The conquering of Constantinople in 1453, led by Sultan Mehmed the Conqueror, was a pivotal moment in the history of relations between Europe and the Islamic world. It symbolized the end of Christian political presence in the Middle East and its retreat into Europe. Europeans became increasingly concerned about the perceived threat posed by the Muslim-Turkish element. The Ottomans, starting with Orhan, Osman’s son, have achieved significant conquests in Europe and the Balkans since the mid-15th century. They firmly established Islamic presence in the heart of Europe, countering Serbian dominance over the Balkans (Bosnia, Herzegovina, and Montenegro).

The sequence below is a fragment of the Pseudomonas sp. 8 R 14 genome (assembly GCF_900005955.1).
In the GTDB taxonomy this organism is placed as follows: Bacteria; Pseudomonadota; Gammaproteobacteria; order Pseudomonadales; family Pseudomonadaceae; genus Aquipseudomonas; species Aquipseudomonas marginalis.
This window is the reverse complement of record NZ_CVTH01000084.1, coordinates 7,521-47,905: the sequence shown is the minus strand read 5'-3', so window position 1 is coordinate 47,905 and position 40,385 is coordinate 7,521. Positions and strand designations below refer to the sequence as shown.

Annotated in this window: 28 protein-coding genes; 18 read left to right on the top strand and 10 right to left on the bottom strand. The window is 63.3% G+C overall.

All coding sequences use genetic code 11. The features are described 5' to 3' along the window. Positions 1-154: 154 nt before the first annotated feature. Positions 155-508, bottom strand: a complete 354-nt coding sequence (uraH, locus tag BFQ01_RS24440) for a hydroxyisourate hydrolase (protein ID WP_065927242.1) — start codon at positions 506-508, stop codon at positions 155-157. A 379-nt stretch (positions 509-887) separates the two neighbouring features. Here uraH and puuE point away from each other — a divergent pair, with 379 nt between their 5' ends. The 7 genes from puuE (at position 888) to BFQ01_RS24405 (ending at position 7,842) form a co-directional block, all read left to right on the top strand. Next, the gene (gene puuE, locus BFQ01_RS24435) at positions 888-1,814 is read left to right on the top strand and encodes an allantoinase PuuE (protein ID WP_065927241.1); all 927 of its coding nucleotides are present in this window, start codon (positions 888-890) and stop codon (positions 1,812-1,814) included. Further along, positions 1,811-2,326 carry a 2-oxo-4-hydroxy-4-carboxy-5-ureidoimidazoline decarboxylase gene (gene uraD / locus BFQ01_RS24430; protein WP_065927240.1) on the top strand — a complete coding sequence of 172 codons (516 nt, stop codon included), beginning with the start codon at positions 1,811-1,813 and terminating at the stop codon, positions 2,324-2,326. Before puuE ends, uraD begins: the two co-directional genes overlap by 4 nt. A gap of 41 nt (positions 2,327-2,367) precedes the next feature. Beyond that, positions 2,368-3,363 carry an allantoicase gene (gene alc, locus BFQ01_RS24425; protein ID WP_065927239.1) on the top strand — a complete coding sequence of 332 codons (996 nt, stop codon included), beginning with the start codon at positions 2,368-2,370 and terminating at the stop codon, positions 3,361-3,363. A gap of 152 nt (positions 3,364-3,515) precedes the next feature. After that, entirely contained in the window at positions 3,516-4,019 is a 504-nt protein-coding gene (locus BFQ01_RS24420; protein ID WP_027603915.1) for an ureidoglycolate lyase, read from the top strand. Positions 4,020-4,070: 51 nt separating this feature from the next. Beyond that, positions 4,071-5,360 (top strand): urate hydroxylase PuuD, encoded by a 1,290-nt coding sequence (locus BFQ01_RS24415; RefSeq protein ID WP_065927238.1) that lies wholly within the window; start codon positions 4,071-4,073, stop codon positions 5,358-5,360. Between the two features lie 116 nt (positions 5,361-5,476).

In response, Christian forces completed the elimination of the Islamic presence in Al-Andalus by capturing Granada, the last Andalusian emirate, in 1492.


 The Peak of the Ottoman Caliphate in the Era of Sultan Suleiman:

With the establishment of the Islamic Caliphate in 1517 by Sultan Selim I, the grandson of Mehmed the Conqueror, the Ottoman state's authority strengthened, and his son, Suleiman the Magnificent, who ruled for approximately half a century (1520–1566), further elevated the stature of the Ottomans. During his reign, they became a formidable force globally, especially in Europe, where their policies with Suleiman “the Magnificent,” as they call him, were either confrontational, reigniting Crusade wars against his advances in Europe (Rhodes, Hungary, Vienna’s brders), or conciliatory, aligning with him, as happened with Francis I, the king of France from 1536, to an extent that enraged the Church.